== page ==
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Samsung Backtracks On Tablet Sales, iPad Loses Share
When pressed for answers, a Samsung executive admitted that the number of consumers who've actually purchased the Galaxy Tab is "quite small."
When pressed for answers, a Samsung executive admitted that the number of consumers who've actually purchased the Galaxy Tab is "quite small."Samsung's management has been crowing about the success of its Galaxy Tab Android tablet. The company said in early December that it had shipped one million units, and just last week said it had reached two million. Turns out those numbers represent what Samsung sent to retailers, not what retailers sold to consumers.
During Samsung's recently quarterly earnings call, executive Lee Young-hee said, "As you heard, our sell-in [shipments to retailers] was quite aggressive and this first quarterly result was ... around two million. Then, in terms of sell-out [sales by retailers to consumers], we also believe it was quite small. We believe, as the introduction of new device, it was required to have consumers invest in the device. So therefore, even though sell-out wasn't as fast as we expected, we still believe sell-out was quite OK."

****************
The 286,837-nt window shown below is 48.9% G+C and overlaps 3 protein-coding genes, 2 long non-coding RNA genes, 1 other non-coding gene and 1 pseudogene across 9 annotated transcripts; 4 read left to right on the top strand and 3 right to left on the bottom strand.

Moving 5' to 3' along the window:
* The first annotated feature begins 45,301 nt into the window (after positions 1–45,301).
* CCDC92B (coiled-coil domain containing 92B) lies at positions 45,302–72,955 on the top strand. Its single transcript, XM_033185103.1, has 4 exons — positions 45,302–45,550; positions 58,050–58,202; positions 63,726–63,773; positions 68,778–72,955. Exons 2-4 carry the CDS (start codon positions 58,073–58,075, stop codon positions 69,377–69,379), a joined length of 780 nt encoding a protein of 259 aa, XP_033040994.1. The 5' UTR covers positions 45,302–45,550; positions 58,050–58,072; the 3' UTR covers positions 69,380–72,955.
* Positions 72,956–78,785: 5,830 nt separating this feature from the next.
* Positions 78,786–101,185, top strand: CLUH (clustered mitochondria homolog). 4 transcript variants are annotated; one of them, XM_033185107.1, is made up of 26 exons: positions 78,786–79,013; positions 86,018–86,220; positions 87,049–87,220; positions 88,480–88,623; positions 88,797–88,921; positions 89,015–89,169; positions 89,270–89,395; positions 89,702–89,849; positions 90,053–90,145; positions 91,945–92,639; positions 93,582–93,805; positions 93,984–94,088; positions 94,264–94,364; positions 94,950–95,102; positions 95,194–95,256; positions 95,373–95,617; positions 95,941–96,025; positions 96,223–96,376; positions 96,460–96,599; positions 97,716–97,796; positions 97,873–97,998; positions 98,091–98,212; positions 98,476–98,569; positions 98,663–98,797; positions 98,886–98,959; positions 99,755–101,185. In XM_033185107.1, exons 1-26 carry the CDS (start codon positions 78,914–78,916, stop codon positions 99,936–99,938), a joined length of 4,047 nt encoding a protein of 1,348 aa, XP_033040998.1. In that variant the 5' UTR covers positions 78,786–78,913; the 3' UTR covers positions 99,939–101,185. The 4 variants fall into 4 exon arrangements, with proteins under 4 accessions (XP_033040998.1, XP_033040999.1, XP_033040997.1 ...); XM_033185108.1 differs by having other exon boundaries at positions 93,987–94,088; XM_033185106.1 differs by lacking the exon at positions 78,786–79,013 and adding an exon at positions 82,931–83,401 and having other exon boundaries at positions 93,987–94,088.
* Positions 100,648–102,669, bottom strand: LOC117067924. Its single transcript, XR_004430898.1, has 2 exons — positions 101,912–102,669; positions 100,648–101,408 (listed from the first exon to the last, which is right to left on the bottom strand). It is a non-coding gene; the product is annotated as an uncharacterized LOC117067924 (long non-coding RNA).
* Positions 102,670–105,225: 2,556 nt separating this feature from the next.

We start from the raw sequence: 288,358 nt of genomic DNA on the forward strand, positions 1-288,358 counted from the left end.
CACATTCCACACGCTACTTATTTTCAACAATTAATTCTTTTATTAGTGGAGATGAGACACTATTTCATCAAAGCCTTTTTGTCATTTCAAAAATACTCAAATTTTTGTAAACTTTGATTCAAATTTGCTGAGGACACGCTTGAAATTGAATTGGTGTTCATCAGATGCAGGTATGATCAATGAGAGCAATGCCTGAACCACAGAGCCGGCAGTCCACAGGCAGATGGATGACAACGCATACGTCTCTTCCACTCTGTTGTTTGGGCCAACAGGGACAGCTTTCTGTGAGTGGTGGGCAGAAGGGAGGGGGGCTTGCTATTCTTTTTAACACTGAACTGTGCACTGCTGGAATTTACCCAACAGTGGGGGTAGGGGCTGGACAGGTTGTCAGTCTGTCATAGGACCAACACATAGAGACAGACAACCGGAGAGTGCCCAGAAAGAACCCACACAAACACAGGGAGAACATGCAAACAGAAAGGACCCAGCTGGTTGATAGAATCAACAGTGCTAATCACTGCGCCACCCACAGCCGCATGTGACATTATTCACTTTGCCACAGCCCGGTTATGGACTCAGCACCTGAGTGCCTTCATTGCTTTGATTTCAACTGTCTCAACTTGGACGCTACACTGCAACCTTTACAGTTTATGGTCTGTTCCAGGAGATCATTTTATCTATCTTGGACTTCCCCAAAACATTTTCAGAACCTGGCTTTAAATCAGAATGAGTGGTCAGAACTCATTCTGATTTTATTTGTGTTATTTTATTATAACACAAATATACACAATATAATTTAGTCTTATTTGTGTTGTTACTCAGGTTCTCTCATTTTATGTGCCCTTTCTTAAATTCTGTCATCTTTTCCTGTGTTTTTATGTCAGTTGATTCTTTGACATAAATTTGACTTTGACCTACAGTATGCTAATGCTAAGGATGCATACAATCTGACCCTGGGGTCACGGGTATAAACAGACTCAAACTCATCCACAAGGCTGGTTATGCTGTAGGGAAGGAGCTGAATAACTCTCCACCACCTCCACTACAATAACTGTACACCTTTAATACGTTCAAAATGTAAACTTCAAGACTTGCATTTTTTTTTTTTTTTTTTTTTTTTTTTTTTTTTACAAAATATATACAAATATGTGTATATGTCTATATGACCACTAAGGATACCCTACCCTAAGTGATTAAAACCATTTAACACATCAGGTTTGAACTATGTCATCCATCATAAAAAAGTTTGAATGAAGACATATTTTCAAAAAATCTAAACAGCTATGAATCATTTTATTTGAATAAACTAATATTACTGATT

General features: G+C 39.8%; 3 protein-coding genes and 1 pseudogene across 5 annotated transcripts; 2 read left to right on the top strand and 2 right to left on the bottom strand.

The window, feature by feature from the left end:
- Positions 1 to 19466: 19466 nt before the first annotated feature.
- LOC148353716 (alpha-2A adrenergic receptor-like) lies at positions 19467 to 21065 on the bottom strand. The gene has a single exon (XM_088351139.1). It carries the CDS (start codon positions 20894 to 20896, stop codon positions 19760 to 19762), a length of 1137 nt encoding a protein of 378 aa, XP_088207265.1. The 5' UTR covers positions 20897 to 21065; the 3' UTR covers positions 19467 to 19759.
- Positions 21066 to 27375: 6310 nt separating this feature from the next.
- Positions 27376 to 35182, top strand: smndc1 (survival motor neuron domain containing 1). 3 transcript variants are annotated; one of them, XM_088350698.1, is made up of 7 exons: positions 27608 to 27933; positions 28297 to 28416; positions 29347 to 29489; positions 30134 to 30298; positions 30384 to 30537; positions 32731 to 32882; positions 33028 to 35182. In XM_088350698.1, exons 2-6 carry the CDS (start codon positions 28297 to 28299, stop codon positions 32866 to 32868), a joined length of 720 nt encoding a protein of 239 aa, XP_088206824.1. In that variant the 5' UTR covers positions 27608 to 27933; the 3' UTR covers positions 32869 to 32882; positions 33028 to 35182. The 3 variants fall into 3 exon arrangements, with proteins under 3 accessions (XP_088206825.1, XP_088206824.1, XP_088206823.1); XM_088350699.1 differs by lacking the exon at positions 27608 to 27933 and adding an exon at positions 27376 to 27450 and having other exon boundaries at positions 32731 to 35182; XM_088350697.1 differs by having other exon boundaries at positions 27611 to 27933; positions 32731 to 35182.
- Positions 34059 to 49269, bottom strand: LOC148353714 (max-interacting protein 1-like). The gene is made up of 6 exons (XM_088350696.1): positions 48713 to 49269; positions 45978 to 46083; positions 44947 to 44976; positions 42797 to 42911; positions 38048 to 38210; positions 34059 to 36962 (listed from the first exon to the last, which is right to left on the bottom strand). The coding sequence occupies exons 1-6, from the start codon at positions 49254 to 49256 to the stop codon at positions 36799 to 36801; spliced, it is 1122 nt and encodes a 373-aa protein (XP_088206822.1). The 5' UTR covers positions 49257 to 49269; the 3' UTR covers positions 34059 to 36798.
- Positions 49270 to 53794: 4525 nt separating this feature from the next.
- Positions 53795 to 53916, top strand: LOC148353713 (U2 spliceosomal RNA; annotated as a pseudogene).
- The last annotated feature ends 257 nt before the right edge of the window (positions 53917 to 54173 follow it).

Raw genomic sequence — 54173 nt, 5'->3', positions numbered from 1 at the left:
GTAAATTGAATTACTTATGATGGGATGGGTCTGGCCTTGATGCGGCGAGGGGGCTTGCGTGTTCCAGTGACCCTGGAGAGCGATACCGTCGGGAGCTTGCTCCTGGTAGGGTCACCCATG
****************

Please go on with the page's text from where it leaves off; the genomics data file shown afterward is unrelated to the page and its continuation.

In other words, two million people have not purchased the Galaxy Tab. This helps, then, to explain the aggressive price reductions by U.S. carriers for the Tab. The Tab started out at $400 on contract (or $600 at full retail), and has dropped to $250 already from some U.S. carriers. Apple's iPad pricing remains the same as it did when announced a year ago, $499 for the entry-level model.
Speaking of the iPad, the rise of Android tablets sunk its teeth deep into the iPad's share of the tablet market during the fourth quarter of 2010.
On the whole, the tablet market grew from 4.4 million units in the third quarter to 9.7 million in the fourth. Apple had a 96% share of the tablet market during the third quarter. By the fourth, its market share dropped to 75% due to the entrance of Android-based tablets.
Apple will only continue to lose tablet market share to competitive platforms. When you enter a market with nearly 100% grip on it, there's no way to go but down -- even if the competition stinks. Any competition at all will take numbers from Apple. Android was the first platform to do so. Soon, webOS and PlayBook OS will steal market share from Apple, too.
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